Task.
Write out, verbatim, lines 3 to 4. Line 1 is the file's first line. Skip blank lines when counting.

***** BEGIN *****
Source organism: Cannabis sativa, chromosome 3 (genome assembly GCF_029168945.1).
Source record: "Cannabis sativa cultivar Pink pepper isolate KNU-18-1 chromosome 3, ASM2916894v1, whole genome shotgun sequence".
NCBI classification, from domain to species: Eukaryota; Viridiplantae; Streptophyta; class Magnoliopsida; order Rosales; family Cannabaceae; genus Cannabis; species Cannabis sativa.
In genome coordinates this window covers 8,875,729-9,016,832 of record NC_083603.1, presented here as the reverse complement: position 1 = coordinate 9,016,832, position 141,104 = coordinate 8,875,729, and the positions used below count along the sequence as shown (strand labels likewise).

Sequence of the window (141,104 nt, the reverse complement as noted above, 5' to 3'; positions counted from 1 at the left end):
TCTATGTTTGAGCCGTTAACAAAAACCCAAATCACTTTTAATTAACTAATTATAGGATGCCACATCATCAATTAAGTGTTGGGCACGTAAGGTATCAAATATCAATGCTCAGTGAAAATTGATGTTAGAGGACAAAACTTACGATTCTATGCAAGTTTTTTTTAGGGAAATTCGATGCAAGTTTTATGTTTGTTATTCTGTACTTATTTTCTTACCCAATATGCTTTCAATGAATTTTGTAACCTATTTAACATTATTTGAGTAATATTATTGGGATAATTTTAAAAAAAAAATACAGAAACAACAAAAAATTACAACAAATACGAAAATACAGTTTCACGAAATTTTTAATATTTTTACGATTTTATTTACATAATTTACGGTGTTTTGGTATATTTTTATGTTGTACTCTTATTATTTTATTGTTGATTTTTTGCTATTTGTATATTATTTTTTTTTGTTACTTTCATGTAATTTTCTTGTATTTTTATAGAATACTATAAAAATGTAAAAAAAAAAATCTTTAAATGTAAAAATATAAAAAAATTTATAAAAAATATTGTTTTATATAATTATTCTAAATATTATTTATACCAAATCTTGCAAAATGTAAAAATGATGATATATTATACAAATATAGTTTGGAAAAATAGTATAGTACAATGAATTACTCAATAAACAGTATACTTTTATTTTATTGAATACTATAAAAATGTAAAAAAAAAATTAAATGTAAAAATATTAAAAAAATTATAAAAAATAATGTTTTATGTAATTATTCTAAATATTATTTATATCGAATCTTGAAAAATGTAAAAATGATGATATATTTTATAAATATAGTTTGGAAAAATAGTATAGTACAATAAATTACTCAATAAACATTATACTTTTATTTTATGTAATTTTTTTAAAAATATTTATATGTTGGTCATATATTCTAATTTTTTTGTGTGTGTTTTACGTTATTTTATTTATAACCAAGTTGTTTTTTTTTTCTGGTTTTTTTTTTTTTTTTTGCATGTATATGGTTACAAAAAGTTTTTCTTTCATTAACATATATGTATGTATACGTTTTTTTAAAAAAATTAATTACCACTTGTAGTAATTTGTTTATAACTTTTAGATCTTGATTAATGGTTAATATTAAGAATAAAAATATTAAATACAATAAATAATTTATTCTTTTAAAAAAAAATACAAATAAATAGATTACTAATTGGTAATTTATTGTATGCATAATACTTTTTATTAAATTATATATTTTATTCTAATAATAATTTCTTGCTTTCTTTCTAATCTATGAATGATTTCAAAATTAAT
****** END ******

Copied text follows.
NCBI classification, from domain to species: Eukaryota; Viridiplantae; Streptophyta; class Magnoliopsida; order Rosales; family Cannabaceae; genus Cannabis; species Cannabis sativa.
In genome coordinates this window covers 8,875,729-9,016,832 of record NC_083603.1, presented here as the reverse complement: position 1 = coordinate 9,016,832, position 141,104 = coordinate 8,875,729, and the positions used below count along the sequence as shown (strand labels likewise).